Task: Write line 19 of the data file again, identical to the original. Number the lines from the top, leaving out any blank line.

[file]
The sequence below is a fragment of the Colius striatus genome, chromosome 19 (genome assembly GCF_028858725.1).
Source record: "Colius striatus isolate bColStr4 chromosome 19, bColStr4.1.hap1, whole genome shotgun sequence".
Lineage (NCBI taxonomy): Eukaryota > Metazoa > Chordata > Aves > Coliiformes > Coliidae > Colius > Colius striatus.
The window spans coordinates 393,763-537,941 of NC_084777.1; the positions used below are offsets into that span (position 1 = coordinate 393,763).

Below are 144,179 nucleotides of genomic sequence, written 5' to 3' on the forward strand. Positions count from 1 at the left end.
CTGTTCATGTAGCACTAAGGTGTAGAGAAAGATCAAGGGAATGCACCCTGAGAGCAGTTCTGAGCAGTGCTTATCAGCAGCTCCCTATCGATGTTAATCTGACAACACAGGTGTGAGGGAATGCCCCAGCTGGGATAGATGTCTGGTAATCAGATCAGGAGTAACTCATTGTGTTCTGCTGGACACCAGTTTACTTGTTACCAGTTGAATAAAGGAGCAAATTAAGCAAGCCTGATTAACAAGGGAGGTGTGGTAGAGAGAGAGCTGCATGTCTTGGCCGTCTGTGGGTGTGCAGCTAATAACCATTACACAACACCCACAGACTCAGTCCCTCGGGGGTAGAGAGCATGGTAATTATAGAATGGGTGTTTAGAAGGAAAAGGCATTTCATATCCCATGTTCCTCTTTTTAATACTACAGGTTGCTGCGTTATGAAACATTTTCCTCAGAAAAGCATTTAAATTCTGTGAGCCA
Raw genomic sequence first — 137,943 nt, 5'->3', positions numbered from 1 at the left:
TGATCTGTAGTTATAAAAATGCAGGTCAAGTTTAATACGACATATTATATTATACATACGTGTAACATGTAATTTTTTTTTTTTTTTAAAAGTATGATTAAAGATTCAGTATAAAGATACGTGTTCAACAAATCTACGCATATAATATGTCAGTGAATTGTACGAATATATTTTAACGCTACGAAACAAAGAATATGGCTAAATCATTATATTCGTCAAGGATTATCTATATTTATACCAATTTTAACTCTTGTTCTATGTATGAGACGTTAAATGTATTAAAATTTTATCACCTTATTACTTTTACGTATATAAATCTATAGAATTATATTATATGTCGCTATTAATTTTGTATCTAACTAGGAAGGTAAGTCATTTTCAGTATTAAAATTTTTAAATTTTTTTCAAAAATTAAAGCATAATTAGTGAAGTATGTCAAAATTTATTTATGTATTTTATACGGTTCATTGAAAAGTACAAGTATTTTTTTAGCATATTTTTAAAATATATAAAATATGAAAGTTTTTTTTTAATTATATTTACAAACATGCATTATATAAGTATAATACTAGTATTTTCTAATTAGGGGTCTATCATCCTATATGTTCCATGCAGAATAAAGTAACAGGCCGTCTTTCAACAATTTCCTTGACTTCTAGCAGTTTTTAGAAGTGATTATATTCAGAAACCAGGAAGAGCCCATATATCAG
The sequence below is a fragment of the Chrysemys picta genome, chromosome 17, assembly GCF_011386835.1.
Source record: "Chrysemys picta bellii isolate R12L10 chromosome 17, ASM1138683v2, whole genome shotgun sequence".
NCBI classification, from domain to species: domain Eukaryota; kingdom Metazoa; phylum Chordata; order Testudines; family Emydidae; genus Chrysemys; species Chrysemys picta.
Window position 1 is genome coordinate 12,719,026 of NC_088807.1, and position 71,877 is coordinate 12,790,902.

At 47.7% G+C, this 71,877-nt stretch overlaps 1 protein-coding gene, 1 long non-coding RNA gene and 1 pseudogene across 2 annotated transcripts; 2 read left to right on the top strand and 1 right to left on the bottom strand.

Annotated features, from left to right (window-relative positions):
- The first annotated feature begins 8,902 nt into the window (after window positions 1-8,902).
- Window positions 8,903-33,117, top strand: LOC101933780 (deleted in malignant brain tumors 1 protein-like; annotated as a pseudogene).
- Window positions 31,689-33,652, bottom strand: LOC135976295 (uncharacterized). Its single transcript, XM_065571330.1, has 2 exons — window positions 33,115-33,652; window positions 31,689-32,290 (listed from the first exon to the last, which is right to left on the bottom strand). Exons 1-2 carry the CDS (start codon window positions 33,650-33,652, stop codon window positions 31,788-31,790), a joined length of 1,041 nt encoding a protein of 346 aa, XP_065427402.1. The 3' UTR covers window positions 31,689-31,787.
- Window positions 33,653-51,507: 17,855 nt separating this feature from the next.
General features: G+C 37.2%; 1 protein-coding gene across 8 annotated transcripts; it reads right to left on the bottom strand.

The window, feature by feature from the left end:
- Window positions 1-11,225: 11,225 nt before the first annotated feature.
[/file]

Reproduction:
General features: G+C 37.2%; 1 protein-coding gene across 8 annotated transcripts; it reads right to left on the bottom strand.